None of the five figures listed above has yet been convicted of a crime, unlike the once-legendary Harvey Weinstein, and they have refused to take the usual root of grovelling public apology and rehab. Spacey’s reaction to controversy was to out himself as homosexual, thereby ending the worst-kept secret in Hollywood, and Singer has kept quiet about the many allegations against him. Whedon left his position as showrunner and director of the forthcoming series The Nevers apparently of his own volition, blaming exhaustion and “the physical challenges” of making a show during the pandemic, although subsequent events indicate that his departure may well have been forced on him. Hammer’s sole comment on the almost baroque allegations him has been to decry the “bullshit claims” of the “vicious and spurious online attacks”, and Carano has taken on the forces of “the totalitarian mob” directly, saying: “I have only just begun using my voice which is now freer than ever before, and I hope it inspires others to do the same.” Announcing her intention to work with Ben Shapiro’s organisation The Daily Wire, she concluded, “They can’t cancel us if we don’t let them.”
Your personal behaviour may count against you, but your box office receipts will be forever in your favour
Under normal circumstances, it would be hard to try and discern a universal message from recent events. Hollywood actors have always behaved badly, and sometimes paid the price with their career: the popular silent film actor Fatty Arbuckle had his fame abruptly curtailed when he was accused of rape and manslaughter, and although he was acquitted, he was forever blacklisted thereafter. Yet in this tense and febrile climate, where to be on the right side of contemporary politics and social movements is all-important to maintain one’s career, it is interesting that Hammer, Whedon, Spacey and Singer have all been pilloried for being abusive towards women and young men, and that Carano’s right-wing leanings have become unacceptable in a post-Trump America. Not, that in a notoriously left-leaning industry, that they had ever been the norm; Carano’s earlier career, as a mixed martial artist, presumably has stood her in good stead for engaging in close-quarters combat with implacable opponents.
And then, of course, there is Mel Gibson. It is undeniably the case that his starring roles in such films as Fatman and Boss Level are less prestigious than they once were, and that his most high-profile acting opportunity in the last two decades was a supporting role in Daddy’s Home 2. Yet he was thought to have been cancelled not once, but twice: firstly for incoherently spouting anti-Semitic and sexist abuse after he was stopped for drunk driving, and then for allegations of domestic violence against his former girlfriend.
Either would have ended most people’s career, and for a while it seemed as if Gibson, once the biggest film star of his generation, was doomed to novelty supporting roles in bad films with numbers after their titles. But he came back with the film Hacksaw Ridge, which he directed but did not appear in. A war film revolving around the heroism of the pacifist medic Desmond Doss, it was a box office hit and was nominated for Oscars including Best Film and Best Director, signifying Gibson’s return to acceptance.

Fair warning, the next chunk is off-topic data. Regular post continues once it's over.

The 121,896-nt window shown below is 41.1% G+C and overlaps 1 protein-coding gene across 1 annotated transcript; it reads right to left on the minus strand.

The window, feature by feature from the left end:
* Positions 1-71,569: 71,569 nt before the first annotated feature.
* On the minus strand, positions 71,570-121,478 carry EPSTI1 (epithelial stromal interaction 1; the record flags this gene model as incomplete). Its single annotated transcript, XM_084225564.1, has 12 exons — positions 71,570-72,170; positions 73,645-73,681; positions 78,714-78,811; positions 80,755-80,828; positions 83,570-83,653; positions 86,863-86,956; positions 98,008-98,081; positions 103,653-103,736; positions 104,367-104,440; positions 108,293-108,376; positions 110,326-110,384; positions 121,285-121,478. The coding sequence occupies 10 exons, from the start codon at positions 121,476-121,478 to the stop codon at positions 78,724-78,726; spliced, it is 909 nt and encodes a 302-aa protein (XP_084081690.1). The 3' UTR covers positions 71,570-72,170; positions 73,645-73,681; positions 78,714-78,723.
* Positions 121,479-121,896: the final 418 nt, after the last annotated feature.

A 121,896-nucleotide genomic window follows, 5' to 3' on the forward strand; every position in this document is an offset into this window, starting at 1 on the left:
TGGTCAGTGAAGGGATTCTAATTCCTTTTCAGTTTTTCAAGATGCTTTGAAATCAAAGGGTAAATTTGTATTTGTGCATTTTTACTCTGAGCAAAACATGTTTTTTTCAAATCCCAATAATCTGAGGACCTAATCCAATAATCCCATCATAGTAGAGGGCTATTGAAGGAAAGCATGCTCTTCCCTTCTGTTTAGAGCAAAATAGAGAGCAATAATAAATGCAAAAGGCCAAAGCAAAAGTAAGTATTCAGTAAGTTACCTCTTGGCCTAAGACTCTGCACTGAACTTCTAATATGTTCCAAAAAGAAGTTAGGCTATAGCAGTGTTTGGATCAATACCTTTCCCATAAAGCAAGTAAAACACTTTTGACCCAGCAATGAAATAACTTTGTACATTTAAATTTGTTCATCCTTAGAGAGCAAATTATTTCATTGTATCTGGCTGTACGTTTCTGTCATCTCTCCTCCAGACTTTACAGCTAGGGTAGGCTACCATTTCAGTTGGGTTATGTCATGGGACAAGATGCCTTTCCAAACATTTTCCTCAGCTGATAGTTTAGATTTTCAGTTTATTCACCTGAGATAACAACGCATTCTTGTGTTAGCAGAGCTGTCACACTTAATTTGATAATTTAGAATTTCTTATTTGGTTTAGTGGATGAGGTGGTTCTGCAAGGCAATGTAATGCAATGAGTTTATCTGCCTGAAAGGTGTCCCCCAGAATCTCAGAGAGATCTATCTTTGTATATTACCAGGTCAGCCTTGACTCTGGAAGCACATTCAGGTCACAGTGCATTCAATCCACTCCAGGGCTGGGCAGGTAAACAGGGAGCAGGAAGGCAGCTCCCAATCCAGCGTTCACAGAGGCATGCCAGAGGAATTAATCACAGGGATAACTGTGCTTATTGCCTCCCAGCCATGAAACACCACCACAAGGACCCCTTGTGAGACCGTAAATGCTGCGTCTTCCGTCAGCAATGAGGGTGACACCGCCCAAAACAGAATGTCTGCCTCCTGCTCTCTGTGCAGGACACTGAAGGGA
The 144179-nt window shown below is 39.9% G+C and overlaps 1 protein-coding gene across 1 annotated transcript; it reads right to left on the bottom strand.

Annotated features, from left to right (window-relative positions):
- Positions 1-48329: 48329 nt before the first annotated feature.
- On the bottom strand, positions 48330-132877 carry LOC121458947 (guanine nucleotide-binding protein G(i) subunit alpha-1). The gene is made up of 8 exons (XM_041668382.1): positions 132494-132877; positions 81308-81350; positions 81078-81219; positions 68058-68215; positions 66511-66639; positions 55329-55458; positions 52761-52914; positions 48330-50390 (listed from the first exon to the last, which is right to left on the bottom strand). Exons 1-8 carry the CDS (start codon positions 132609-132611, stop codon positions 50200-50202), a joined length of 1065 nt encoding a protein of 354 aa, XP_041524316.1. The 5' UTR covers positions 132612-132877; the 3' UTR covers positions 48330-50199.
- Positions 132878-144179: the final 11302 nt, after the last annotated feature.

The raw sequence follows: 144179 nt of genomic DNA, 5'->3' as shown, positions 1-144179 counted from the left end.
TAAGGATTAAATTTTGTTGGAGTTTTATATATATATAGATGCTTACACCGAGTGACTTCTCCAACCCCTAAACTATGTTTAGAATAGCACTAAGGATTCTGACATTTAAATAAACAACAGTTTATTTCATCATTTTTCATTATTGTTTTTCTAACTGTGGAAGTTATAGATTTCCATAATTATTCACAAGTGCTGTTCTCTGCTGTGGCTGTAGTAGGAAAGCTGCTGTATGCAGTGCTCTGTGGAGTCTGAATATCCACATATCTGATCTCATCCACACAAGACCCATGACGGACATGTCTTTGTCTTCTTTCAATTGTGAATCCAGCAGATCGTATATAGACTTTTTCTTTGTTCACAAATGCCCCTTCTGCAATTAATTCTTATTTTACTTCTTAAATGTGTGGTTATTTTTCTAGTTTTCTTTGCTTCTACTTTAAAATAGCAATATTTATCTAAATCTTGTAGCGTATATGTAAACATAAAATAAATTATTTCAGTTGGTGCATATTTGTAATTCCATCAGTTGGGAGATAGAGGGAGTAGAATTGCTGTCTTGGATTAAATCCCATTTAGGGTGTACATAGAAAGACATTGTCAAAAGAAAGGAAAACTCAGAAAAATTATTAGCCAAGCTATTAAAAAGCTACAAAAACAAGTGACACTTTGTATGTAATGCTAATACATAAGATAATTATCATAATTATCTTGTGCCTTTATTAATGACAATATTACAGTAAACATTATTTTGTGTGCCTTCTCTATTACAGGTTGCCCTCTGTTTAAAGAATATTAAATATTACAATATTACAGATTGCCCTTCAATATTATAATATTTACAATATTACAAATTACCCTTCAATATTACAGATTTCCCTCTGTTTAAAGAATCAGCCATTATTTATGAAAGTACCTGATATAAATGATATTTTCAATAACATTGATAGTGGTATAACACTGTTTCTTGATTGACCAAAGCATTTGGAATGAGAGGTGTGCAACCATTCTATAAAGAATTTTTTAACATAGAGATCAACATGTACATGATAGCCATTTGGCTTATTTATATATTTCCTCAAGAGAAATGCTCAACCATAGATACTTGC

It proved that, in Hollywood, your personal behaviour may well count against you, but your box office receipts and awards standing will be forever in your favour. Those who have been cast out into darkness and are desperately searching for a way back may well look at Gibson’s career, as he plans Passion of the Christ 2: Resurrection, and wish for their very own near-messianic comeback. Chance, as they say, would be a fine thing.
Nor is it solely America that has engaged in such cancellations: Laurence Fox’s journey over the past twelve months, from leading actor and occasional singer-songwriter to founder of a libertarian political party, has been a fascinating one to watch, but has been accompanied by the demise of his acting career. Aficionados of his performance as DCI Hathaway in Lewis had already resigned themselves to bidding farewell to the fictional detective, but now his alter ego will no longer be seen in dramas on our screens.
Careers are torpedoed by a series of ill-considered tweets
The frequency and finality with which these denunciations are taking place do not suggest that the industry punishing its previous denizens is in a confident or happy position (which is of little surprise after a year of a global pandemic and massively reduced revenue). Agencies drop clients more or less overnight for no more explicit reason than “moral turpitude”; careers are torpedoed by a series of ill-considered tweets. There are many high-profile figures in the industry whose arrogant and inconsiderate behaviour has led them to be treated with contempt and suspicion, and a large number of those who they have hurt, snubbed or otherwise mistreated will be waiting to stick the knife into them at the first sign of weakness. If they can do so under the umbrella of a movement such as #MeToo, or BLM, so much the better.